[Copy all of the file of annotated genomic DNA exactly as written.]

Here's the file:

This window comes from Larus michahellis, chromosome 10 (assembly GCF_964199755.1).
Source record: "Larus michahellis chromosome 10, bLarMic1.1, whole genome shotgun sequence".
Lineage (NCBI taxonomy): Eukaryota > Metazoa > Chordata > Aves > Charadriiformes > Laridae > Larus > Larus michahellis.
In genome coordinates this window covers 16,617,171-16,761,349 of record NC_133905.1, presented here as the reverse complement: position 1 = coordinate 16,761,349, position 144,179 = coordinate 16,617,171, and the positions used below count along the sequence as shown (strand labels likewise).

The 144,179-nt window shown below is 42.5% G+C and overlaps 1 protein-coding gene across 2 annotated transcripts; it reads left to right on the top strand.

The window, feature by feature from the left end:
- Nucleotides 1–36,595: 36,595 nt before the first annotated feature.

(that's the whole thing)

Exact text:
This window comes from Larus michahellis, chromosome 10 (assembly GCF_964199755.1).
Source record: "Larus michahellis chromosome 10, bLarMic1.1, whole genome shotgun sequence".
Lineage (NCBI taxonomy): Eukaryota > Metazoa > Chordata > Aves > Charadriiformes > Laridae > Larus > Larus michahellis.
In genome coordinates this window covers 16,617,171-16,761,349 of record NC_133905.1, presented here as the reverse complement: position 1 = coordinate 16,761,349, position 144,179 = coordinate 16,617,171, and the positions used below count along the sequence as shown (strand labels likewise).

The 144,179-nt window shown below is 42.5% G+C and overlaps 1 protein-coding gene across 2 annotated transcripts; it reads left to right on the top strand.

The window, feature by feature from the left end:
- Nucleotides 1–36,595: 36,595 nt before the first annotated feature.